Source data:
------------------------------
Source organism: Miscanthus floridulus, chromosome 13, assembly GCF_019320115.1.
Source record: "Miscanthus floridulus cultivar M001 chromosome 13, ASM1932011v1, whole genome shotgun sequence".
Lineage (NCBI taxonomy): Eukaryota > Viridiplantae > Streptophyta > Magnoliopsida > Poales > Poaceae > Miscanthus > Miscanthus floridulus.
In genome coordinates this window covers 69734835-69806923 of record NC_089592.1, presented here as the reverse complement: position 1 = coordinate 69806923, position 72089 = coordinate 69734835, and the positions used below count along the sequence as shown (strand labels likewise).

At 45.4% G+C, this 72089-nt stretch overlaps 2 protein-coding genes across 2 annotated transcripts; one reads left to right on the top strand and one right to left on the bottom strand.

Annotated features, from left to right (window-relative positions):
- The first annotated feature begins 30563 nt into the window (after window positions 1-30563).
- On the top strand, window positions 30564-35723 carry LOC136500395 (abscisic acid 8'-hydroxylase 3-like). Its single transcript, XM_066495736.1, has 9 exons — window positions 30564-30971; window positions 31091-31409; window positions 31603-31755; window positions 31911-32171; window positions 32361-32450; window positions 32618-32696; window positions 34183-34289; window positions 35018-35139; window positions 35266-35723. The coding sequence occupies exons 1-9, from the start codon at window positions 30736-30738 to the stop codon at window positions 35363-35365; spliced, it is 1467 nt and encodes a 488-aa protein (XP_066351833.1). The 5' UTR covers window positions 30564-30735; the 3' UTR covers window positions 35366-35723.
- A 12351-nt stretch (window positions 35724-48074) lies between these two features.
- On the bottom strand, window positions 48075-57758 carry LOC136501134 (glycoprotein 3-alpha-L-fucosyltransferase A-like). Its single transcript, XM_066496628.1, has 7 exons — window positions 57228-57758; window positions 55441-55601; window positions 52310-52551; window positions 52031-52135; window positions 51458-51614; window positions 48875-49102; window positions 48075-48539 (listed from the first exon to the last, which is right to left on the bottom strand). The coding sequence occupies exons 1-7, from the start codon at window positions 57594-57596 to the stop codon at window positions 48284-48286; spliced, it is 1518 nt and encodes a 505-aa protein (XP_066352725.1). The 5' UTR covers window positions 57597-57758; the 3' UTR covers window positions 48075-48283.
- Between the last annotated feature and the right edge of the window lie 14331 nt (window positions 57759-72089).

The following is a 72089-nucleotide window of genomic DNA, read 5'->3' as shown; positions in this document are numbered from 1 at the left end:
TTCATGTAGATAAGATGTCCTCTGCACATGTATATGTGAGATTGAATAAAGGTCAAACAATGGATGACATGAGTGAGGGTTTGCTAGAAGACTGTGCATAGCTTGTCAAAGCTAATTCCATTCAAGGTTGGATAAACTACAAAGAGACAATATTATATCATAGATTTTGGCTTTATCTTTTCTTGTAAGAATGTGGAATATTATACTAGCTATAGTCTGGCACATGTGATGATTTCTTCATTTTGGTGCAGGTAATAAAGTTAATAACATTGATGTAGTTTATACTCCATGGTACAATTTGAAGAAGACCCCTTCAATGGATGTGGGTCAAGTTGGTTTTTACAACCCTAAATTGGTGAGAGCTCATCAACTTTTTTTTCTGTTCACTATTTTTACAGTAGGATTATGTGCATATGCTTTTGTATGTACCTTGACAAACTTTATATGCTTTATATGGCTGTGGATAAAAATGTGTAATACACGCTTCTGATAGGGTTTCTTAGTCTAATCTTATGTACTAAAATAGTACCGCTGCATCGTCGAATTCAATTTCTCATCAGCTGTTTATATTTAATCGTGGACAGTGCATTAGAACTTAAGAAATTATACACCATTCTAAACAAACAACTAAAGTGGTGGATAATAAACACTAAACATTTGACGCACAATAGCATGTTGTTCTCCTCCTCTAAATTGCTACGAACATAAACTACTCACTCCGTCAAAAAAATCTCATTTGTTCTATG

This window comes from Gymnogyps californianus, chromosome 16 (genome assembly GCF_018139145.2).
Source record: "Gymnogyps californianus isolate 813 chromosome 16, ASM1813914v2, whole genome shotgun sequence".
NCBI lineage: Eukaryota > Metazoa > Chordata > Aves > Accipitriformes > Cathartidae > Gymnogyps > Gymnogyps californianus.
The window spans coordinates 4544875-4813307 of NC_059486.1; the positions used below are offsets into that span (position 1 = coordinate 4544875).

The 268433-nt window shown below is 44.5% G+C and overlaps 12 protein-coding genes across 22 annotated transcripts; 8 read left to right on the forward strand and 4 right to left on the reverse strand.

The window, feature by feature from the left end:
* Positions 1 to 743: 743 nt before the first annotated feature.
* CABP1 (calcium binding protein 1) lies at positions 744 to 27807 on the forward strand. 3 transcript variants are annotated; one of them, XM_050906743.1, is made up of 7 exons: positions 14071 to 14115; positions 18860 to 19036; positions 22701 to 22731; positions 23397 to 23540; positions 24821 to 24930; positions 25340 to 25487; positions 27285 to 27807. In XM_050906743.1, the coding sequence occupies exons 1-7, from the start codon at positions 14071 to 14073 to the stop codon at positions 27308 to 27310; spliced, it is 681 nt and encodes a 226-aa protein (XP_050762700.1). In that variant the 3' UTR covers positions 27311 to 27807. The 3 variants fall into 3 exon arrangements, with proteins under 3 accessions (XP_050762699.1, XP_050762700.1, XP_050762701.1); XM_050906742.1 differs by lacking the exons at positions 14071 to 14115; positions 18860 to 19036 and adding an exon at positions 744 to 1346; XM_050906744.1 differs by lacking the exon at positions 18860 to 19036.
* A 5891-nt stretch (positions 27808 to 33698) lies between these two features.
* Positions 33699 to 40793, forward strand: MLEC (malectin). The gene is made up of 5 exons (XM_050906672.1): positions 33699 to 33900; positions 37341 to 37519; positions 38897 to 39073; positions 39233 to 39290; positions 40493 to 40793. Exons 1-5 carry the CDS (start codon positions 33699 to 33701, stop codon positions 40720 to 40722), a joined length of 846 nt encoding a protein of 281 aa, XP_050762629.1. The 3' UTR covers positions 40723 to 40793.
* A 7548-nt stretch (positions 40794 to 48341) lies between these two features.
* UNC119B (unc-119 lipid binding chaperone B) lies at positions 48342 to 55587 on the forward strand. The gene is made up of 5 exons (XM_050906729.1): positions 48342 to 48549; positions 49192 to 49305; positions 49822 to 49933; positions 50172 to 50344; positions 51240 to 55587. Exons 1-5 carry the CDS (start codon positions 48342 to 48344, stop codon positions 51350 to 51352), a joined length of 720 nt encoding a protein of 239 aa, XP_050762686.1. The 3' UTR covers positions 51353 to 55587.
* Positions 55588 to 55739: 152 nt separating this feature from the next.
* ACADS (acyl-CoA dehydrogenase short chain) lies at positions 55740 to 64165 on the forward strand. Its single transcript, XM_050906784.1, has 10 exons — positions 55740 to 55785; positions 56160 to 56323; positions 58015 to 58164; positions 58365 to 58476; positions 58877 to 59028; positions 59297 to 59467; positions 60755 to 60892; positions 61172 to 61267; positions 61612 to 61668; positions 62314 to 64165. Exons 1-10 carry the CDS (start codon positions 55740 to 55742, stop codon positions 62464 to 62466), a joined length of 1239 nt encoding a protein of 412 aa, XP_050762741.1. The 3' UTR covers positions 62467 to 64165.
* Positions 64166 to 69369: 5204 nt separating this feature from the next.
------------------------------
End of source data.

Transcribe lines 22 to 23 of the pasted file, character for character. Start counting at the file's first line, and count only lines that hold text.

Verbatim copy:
* A 5891-nt stretch (positions 27808 to 33698) lies between these two features.
* Positions 33699 to 40793, forward strand: MLEC (malectin). The gene is made up of 5 exons (XM_050906672.1): positions 33699 to 33900; positions 37341 to 37519; positions 38897 to 39073; positions 39233 to 39290; positions 40493 to 40793. Exons 1-5 carry the CDS (start codon positions 33699 to 33701, stop codon positions 40720 to 40722), a joined length of 846 nt encoding a protein of 281 aa, XP_050762629.1. The 3' UTR covers positions 40723 to 40793.